U.S. health officials say they have found a far simpler therapy for people at risk of developing tuberculosis, addressing a key barrier to preventing the spread of the disease. Patients who took a combination of two drugs just 12 times over three months fared as well as those who received the standard treatment that requires 270 daily doses, according to a landmark U.S. government study released Monday.
"New, simpler ways to prevent TB disease are urgently needed, and this breakthrough represents one of the biggest developments in TB treatment in decades," Thomas Frieden, director of the U.S. Centers for Disease Control and Prevention, said in a statement. The far less onerous regimen involves taking rifapentine, an antibiotic sold by French drugmaker Sanofi under the brand name Priftin, along with isoniazid, an effective tuberculosis drug in use since the 1950s.
The study results, presented at a medical meeting on Monday, could mark a major advance in preventing TB in countries with low-to-medium incidence of the highly infectious disease, according to the CDC, which sponsored the study. While many people believe TB to be a largely conquered disease of the past, there were more than 11,000 cases reported in the United States last year, and it remains one of the world's leading infectious killers, according to the CDC.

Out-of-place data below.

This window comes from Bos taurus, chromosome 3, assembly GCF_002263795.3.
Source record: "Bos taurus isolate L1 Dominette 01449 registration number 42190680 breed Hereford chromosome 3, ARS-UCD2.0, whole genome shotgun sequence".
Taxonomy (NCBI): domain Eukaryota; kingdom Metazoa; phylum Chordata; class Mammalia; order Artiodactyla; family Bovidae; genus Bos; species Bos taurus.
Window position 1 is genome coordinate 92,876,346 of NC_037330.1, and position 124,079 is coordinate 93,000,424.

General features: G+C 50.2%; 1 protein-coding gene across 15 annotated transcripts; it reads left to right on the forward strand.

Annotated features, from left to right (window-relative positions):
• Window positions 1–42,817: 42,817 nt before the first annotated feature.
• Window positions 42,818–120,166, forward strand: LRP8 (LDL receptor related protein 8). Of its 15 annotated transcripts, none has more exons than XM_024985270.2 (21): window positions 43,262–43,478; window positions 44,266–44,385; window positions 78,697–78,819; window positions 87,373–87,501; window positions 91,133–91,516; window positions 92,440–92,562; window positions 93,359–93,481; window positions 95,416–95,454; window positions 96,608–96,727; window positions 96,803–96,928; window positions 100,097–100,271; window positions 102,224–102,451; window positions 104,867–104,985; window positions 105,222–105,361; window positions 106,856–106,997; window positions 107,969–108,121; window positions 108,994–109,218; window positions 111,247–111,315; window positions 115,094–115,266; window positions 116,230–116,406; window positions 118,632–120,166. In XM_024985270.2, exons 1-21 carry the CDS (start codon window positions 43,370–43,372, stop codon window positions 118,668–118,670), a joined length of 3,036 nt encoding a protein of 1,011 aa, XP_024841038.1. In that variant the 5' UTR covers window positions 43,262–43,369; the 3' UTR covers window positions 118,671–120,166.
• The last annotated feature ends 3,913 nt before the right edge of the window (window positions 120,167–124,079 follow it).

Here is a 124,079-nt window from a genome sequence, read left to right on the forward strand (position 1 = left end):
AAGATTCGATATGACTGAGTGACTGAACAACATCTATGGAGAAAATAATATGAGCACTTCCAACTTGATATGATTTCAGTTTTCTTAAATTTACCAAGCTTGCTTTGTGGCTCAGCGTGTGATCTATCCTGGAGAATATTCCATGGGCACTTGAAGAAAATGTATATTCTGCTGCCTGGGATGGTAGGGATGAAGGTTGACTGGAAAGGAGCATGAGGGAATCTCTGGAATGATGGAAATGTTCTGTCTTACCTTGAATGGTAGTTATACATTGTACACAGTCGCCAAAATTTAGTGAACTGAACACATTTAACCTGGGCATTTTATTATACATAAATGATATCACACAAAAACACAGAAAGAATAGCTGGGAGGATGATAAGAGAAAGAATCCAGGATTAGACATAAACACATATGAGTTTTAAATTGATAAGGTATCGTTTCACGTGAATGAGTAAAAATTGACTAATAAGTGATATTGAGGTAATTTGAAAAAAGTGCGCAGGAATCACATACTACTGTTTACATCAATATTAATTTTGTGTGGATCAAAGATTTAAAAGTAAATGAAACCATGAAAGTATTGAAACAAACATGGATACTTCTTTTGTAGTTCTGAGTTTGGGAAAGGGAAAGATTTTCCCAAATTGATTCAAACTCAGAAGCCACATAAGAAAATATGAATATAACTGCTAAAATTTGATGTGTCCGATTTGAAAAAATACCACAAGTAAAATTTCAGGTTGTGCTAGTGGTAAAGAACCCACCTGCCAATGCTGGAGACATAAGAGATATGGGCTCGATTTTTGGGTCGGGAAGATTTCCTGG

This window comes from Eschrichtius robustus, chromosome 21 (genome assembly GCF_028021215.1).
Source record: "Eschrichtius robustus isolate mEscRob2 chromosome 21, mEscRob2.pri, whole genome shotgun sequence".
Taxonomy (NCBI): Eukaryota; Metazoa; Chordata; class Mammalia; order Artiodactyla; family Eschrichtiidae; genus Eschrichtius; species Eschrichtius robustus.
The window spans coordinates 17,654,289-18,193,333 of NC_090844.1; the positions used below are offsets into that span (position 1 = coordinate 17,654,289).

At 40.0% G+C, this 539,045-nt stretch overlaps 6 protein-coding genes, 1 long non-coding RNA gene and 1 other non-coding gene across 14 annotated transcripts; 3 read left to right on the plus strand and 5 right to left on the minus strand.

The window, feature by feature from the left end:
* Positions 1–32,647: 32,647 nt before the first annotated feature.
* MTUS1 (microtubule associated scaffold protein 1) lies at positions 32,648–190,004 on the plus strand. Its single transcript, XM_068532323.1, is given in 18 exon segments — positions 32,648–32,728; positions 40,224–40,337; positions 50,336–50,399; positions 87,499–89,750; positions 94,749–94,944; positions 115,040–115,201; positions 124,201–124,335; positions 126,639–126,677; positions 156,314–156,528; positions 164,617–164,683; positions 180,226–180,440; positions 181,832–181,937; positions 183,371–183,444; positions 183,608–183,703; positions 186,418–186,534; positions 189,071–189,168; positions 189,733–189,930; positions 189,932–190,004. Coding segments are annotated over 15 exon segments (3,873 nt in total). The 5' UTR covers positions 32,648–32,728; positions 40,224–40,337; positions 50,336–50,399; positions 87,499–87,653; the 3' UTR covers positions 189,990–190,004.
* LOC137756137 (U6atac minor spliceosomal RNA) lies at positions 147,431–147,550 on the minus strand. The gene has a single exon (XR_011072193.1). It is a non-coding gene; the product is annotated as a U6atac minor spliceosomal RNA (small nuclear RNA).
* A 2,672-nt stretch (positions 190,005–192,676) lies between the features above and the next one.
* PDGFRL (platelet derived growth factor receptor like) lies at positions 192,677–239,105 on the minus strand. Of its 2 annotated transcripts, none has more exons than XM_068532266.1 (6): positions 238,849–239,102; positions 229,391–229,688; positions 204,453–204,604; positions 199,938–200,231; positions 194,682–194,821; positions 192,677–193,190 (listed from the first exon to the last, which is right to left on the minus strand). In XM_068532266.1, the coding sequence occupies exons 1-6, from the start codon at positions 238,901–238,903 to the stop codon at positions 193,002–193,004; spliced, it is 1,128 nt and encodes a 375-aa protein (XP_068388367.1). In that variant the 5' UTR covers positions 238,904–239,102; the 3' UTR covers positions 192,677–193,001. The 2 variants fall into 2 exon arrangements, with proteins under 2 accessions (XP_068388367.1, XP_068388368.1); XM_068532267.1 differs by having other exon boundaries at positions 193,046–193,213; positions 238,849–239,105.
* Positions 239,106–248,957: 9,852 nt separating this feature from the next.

The 10-year study included more than 8,000 patients with latent TB infection, meaning they have the tuberculosis bacteria in their bodies but no symptoms and are not contagious. More than 11 million Americans are positive for latent TB, the CDC said, with Asians, other minorities and foreign-born individuals disproportionately affected.